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A dyadic assessment of how couples indicate their commitment to each other

Authors


  • The author thanks Rhoda Cummings, Cleborne Maddox, Steve Harlow, Deborah Ballard-Reisch, Bill Evans, and the anonymous reviewers for their comments on an earlier version of the paper. I presented portions of this paper at the 2006 International Association for Relationship Research conference, Reythmno, Crete, Greece.

Daniel J. Weigel, University of Nevada, Cooperative Extension and Department of Human Development and Family Studies, 5305 Mill Street, Reno, NV 89502, e-mail: dweigel@unr.nevada.edu.

Abstract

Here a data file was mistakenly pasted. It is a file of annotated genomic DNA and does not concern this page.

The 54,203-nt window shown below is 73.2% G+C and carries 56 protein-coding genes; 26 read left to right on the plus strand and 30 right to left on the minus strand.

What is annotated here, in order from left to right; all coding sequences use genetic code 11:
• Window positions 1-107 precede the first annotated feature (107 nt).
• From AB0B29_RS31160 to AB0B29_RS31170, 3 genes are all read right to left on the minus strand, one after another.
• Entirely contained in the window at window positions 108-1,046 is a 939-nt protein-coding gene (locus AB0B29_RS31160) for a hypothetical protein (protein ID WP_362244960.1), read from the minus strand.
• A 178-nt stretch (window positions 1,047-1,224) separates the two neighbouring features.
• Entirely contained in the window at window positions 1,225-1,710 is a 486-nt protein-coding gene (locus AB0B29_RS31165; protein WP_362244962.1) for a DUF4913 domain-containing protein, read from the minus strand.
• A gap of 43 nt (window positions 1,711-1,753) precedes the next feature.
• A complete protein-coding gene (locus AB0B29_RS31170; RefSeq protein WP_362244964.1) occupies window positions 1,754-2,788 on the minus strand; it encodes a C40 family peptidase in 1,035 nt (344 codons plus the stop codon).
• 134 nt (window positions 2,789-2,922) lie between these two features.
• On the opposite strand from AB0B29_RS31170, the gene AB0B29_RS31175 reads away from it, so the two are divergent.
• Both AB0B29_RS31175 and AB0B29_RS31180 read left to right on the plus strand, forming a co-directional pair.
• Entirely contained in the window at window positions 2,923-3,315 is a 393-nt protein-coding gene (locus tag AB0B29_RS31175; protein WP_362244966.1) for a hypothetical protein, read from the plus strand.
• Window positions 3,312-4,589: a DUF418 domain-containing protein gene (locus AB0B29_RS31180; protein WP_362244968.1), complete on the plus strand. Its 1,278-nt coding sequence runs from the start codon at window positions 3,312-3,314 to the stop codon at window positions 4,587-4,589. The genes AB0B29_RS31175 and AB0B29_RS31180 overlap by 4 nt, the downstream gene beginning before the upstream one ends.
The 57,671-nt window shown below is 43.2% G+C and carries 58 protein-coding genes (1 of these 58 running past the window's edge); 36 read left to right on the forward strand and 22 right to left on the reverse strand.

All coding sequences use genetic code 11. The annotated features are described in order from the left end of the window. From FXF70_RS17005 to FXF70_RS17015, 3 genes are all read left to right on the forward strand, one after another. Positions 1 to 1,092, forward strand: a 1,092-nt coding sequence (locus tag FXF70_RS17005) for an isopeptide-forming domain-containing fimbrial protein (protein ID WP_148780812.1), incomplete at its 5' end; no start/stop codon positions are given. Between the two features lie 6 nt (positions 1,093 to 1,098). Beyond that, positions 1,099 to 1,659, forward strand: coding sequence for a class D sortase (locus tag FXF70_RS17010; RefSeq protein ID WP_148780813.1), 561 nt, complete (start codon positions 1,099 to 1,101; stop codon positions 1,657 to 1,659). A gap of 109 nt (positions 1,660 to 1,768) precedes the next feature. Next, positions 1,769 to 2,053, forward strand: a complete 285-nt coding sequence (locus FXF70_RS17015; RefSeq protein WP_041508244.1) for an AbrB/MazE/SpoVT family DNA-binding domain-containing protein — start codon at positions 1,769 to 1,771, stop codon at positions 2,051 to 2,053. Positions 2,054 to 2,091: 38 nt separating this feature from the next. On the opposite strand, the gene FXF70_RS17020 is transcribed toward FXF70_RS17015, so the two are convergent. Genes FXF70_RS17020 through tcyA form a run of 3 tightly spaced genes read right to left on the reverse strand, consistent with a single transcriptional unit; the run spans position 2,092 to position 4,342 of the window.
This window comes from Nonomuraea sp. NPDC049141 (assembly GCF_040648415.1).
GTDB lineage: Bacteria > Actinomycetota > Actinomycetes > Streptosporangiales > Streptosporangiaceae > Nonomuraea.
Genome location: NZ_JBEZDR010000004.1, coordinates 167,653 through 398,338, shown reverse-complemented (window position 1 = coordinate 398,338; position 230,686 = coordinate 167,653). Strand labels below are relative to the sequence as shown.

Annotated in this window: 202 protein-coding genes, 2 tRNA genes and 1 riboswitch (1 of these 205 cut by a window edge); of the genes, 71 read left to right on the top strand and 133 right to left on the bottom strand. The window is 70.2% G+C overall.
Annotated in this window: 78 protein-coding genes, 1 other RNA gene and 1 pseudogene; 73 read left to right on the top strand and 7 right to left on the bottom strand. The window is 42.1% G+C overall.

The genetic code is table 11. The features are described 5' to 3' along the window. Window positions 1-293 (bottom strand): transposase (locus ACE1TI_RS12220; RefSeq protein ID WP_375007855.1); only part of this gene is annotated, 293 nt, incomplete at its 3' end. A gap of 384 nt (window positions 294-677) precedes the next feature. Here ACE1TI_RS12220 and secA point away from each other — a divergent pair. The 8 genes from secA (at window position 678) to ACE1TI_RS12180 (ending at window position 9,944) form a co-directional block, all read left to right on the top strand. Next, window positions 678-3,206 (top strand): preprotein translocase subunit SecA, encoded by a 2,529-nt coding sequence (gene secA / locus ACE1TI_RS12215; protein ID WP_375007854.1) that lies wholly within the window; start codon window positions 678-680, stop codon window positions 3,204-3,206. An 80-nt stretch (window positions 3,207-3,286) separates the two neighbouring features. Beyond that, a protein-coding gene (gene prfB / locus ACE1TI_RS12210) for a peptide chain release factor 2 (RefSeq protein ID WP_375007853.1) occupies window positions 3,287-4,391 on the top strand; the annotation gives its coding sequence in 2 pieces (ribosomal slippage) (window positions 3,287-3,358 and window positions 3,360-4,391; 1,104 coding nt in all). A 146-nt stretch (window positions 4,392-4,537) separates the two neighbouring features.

This study investigated the behaviors couples use to indicate their commitment in romantic relationships and explored the complex ways in which these behaviors are interconnected. Survey data were collected from 121 romantically involved couples in the United States. Dyadic analysis of the data revealed that the greater the levels of commitment, the more frequent the use of certain behaviors to indicate commitment. In addition, couples were similar in their use of the indicators, tended to project their self-perceptions onto their partners, and had a degree of accuracy in perceiving their partners’ use of indicators. The research sheds light on some of the complex ways intimate couples experience and express commitment in the everyday lives.

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